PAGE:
Great news, nature lovers—local favorite Ruffner Mountain has received generous funding from the city of Irondale. Until today, the City of Birmingham was the only city to provide operational funding to the popular hiking spot. Keep reading to find out what this means for the future of the preserve.
Filling in the gaps
You might not realize it, but Jefferson County lacks a Parks and Recreation department as well as a budget line item for public greenspaces. We caught up with Ruffner Mountain’s Executive Director, Carlee Sanford, who shared that operations and maintenance funding are left in the hands of the individual cities and nonprofits to address this cross-municipality public service of parks, preserves, trails and connected greenways.
Sanford told us that popular greenspaces like Ruffner Mountain, Red Mountain Park and Turkey Creek Nature Preserve collectively serve over 340,000 visitors from across the region each year. That’s a lot of foot traffic!
“Our fractured regional government has left it up to individual cities to provide operating and maintenance funding for these spaces; therefore, we are so thankful to the City of Irondale for joining the City of Birmingham in sustaining Ruffner Mountain.”—Carlee Sanford, Executive Director, Ruffner Mountain
We’re all in this together—Support for Ruffner Mountain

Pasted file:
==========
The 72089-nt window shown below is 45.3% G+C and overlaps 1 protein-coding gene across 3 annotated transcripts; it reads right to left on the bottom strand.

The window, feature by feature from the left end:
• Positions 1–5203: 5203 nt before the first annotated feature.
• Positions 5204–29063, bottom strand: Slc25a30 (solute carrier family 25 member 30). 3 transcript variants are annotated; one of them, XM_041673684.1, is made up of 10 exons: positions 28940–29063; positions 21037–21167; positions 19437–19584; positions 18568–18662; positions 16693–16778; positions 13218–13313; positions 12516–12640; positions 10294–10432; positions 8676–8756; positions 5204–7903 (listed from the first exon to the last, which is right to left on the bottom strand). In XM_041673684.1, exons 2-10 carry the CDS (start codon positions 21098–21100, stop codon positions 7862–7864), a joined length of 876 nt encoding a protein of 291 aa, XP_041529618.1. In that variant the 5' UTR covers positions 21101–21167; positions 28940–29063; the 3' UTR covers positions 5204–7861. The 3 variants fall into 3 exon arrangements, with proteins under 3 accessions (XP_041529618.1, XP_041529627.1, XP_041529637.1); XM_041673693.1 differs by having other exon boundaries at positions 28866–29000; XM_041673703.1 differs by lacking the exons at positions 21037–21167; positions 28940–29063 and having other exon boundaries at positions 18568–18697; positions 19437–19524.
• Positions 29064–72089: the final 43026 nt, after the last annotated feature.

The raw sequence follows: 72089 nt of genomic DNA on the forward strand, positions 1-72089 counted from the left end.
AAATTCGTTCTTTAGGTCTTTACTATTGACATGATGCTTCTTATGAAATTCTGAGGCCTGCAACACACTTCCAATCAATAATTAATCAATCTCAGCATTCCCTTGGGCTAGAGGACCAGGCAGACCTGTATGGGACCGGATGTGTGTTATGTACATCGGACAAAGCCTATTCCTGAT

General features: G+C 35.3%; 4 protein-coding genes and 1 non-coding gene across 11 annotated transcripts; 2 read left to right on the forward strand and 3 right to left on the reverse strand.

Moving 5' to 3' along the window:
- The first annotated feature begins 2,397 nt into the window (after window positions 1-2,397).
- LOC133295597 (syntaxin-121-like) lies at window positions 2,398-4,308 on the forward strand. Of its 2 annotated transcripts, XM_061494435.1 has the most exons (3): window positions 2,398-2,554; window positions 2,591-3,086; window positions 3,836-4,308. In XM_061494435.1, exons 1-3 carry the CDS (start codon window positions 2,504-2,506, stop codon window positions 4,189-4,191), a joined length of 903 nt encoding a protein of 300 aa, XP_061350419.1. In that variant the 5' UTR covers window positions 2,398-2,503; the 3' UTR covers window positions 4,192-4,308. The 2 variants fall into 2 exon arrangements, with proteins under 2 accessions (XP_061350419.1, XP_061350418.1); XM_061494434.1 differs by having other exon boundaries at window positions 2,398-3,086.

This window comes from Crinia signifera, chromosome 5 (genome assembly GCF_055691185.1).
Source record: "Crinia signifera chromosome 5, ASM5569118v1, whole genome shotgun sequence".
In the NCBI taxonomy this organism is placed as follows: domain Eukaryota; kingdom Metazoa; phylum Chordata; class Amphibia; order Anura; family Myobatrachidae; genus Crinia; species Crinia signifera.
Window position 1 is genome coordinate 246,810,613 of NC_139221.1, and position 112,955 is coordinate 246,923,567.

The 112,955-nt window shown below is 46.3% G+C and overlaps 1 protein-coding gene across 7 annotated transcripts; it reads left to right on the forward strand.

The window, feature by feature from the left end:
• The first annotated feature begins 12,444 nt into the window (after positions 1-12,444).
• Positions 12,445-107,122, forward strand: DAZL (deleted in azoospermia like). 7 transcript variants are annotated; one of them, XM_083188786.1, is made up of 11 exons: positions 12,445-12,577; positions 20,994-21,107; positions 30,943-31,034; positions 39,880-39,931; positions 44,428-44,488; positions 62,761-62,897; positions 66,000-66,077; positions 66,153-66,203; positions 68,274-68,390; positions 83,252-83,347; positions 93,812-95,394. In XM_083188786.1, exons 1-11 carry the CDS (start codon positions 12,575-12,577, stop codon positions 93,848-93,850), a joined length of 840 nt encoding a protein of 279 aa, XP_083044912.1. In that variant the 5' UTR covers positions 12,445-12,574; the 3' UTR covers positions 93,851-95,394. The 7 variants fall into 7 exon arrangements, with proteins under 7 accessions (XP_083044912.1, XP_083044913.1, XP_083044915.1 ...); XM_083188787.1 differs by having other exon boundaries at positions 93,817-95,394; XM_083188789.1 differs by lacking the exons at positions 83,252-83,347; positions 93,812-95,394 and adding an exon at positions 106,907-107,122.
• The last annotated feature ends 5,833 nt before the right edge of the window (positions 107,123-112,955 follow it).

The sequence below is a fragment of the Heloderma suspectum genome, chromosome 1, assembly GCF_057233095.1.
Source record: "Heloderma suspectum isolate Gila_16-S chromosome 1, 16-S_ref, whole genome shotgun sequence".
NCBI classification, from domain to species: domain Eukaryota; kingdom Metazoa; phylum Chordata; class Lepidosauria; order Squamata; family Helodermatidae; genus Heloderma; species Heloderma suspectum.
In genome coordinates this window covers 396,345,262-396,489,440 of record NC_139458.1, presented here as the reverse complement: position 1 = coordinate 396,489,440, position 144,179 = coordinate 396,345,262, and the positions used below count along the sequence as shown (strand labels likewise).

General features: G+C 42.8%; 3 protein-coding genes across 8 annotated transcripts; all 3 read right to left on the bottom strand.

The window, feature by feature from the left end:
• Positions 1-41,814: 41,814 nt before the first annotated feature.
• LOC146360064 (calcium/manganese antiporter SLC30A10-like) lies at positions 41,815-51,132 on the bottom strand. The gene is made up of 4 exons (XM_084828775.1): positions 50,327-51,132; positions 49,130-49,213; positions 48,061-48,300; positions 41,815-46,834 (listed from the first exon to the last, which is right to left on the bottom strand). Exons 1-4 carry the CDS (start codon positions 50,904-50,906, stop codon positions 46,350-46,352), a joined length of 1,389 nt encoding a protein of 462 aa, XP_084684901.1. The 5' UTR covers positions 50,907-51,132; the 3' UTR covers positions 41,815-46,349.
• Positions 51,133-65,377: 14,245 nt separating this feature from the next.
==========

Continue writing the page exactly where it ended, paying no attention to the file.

Now more than ever, we’ve been using local greenspaces to escape. One of the best parts about The Magic City is the beautiful places right in our backyard. Although it’s been easy to take time and enjoy the sights, upkeep and funding for the preserves have been difficult. Preserves and parks like Ruffner Mountain, Red Mountain and Turkey Creek rely heavily on visitors to support through membership.
Cities are beginning to realize the monumental impact natural spaces have on the quality of life of their citizens. This operational funding allows for places like Ruffner Mountain to add their first full-time maintenance position to help care for their 1038 acres and facilities. Already, they have been making improvements to the trail entrances, including the Irondale trailhead.
Irondale joins the party
Irondale Mayor James D. Stewart Jr. is not a stranger to Ruffner Mountain. Around 15 years ago, he was a member of its board campaigning to raise funding for the visitor’s center you see today. When elected, Stewart made sure to follow through with his promise of benefitting ecotourism in Irondale.
Small but mighty, Irondale is thrilled to support this iconic regional landmark.
“We are a small city, but on the cutting edge as well. We can be supportive of other entities in our community and be a blessing to them. In the process of helping them, I truly believe that the city receives more funding to be able to provide help to the city of Irondale. I believe that if you recycle the money within the boundaries of the city, the money has a way of coming back.”—James D. Stewart Jr., Mayor, City of Irondale
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